A Cold Heaven

We’ve already met Irish poet William Butler Yeats with a brief poem earlier this month. Now his words return with a piece suitable for the aftermath of Valentine’s Day, for “A Cold Heaven” is the tale of a rejected valentine. It’s also fitting, because Valentine’s Day comes in the midst of late-winter. February, as Margaret Atwood put it, is a “month of despair, with a skewered heart in the centre.”

Here in the northern Midwest it was a “seasonable” 19 degrees F. this morning, and hardy ice has outlived any soft covering snow. There is a promise of a thaw this weekend, but that will only recall mud and the detritus of what the snow once remembered inside it.

Critics from more temperate climes praise Yeats for his oxymoron here of “ice burned,” but up north we know that’s just what happens to skin in the cold, with no need for poetic intercession. And my back yard, my cities’ parks, and our central greenway have been home to that “rook-delighting heaven” he speaks of as well. Strange isn’t it, that the bird of death is so smart, so intentional, so sure, and yet inscrutable.

In “A Cold Heaven,” Yeats’ winter and his death-omen birds lead to a missed and misunderstood, “crossed” love; and he takes the blame: if not for the season, for the failed love. Like so many, and without the succor of chocolate or flowers, he is left in the rejected lovers worshipful, davening stance, “rocking to and fro.”

But he is a poet still! “A Cold Heaven” breaks itself in two with an image that is also a pun: “Riddled with light.” Yes, we Northerners know that winter light. Brighter than summer, and paradoxically the sign of a piercingly cold day. He knows his love’s in vain, and yet no amount of blame that he can assign himself—even if he exhausts “all sense and reason” to catalog that blame—can account for the failure of his love. What can solve this “riddle?”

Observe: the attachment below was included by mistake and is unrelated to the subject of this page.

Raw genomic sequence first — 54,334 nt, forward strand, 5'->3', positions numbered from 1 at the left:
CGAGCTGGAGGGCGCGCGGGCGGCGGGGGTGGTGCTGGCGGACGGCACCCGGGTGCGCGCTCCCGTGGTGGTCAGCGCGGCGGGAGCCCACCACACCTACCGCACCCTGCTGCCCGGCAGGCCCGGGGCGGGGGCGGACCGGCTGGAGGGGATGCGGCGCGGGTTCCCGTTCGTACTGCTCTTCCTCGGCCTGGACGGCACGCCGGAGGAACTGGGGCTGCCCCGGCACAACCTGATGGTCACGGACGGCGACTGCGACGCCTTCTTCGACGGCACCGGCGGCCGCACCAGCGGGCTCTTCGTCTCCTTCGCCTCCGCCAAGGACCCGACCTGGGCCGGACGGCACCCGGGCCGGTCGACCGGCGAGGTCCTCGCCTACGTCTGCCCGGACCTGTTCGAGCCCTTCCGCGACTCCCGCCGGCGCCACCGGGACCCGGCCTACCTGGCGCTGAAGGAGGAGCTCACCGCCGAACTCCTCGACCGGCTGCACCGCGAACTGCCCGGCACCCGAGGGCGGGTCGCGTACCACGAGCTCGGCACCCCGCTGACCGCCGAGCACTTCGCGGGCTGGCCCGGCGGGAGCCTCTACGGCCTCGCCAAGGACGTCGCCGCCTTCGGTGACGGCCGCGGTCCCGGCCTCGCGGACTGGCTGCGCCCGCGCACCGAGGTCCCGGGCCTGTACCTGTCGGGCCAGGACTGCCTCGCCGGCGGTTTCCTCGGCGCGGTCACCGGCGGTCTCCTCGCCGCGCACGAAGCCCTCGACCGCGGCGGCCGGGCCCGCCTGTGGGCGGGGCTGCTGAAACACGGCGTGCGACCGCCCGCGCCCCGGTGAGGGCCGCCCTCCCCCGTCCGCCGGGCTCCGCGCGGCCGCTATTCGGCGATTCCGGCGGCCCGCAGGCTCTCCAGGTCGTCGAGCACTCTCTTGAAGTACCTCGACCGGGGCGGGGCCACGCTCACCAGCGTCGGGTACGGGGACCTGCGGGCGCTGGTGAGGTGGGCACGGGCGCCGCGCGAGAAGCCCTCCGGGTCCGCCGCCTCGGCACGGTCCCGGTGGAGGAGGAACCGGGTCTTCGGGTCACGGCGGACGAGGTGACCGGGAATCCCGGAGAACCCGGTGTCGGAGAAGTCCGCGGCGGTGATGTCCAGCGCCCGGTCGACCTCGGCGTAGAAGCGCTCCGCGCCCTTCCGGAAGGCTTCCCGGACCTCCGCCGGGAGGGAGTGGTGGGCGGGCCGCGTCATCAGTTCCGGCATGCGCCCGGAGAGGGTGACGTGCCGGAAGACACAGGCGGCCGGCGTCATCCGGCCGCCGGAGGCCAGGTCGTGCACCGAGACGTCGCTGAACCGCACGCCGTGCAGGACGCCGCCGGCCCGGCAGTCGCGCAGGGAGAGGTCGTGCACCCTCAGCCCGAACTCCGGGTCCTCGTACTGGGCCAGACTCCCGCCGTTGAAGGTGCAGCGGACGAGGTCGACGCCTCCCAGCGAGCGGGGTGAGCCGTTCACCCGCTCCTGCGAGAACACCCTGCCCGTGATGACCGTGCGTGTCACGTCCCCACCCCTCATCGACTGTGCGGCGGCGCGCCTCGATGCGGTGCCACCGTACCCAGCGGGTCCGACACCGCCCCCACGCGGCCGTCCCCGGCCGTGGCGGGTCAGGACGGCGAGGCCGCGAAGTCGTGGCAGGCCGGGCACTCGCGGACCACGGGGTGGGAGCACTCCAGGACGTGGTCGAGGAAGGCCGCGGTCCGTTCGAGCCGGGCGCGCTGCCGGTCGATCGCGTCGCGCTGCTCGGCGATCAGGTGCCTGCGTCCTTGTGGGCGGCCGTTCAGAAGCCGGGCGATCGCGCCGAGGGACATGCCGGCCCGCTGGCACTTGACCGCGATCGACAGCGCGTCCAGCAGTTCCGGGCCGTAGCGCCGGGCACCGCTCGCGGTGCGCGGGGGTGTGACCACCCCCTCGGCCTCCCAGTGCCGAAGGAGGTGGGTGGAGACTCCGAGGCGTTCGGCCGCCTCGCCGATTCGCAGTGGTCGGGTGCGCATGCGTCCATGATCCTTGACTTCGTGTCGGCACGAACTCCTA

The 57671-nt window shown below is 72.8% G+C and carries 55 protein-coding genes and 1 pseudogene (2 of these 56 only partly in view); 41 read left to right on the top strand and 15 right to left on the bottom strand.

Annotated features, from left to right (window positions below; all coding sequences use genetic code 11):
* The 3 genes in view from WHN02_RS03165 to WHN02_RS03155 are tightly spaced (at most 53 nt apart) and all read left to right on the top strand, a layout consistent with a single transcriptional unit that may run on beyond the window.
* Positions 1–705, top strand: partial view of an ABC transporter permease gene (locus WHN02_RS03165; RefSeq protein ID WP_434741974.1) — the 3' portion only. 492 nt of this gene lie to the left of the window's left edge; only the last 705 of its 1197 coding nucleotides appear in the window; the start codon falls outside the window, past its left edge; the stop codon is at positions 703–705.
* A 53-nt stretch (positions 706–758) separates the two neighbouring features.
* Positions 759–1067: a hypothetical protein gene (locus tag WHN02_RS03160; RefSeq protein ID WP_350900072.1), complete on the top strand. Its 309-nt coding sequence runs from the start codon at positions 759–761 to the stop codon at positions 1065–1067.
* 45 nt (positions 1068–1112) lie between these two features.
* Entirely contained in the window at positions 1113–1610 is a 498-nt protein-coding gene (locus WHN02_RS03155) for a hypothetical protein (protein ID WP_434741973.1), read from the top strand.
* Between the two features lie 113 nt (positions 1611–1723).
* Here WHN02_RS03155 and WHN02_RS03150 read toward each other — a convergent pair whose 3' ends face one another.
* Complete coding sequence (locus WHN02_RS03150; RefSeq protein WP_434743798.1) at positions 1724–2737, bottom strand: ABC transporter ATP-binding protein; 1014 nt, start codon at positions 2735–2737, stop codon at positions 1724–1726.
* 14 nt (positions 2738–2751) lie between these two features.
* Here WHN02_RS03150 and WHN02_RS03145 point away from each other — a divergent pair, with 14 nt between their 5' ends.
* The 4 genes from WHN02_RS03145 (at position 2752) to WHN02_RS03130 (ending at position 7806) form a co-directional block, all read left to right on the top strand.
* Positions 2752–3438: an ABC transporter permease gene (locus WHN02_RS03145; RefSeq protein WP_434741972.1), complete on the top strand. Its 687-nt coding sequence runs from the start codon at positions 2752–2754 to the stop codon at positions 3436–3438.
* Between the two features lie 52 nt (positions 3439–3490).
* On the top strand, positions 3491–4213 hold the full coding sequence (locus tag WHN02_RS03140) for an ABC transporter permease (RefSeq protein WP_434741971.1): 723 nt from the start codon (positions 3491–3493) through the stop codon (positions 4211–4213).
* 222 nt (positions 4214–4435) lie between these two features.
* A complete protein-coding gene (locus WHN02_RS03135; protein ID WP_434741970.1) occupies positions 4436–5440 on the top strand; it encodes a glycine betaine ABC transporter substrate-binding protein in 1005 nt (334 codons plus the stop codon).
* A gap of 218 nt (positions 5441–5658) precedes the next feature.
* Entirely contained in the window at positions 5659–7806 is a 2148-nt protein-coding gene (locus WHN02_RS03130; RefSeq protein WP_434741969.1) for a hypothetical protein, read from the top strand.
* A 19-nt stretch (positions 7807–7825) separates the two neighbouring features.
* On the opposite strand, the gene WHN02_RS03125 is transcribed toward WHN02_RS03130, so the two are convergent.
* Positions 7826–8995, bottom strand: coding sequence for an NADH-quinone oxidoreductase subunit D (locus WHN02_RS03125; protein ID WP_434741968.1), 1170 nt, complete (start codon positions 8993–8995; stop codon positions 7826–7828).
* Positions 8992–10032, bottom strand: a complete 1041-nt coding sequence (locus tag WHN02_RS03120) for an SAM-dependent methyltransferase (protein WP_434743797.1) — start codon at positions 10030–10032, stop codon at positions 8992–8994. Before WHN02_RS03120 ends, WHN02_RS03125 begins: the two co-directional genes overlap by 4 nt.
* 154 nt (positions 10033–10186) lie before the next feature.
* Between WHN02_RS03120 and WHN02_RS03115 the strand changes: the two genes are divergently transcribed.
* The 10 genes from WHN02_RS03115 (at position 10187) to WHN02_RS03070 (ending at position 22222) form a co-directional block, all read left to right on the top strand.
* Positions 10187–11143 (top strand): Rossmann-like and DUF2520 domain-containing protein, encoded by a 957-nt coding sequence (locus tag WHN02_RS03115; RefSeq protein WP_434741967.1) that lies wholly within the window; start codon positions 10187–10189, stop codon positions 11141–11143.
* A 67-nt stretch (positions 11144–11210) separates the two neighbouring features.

Yeats begins again, with a majestic “Ah!” only to take us on a short ghost story, the spirit of his love in purgatory, in bardo, naked as a corpse or as a lover, wandering and asking why clear skies, clear answers, seem like punishment.

So to all those whose valentines were not accepted yesterday: peace. Such riddling has no end to its depths. I know this: that hole is too deep to be plumbed, just know that it’s deep. The correct prayer for such things is unknown.

Yeats and Gonne

Look, maybe she’s just not that into you…

As a performance, “A Cold Heaven” had some challenges because Yeats makes use of enjambment, where lines break in the middle of sentences; and where the meaning too, often forks, seeming to mean one thing before the line break and another afterward. Since I like to let the lines “breathe,” so that the music can interject, and so that the words’ impact can sit a little bit before the next line, I resorted to repeating a few words. There are also a couple of other audio tricks in the piece. The string parts, particularly at the beginning have a “backwards tape” articulation where the sound swells from louder to silence, in the reverse of the normal decay of strings, which I hope signifies the drop into the past in Yeats’ text.

To hear “A Cold Heaven” use the player gadget you should see just below this.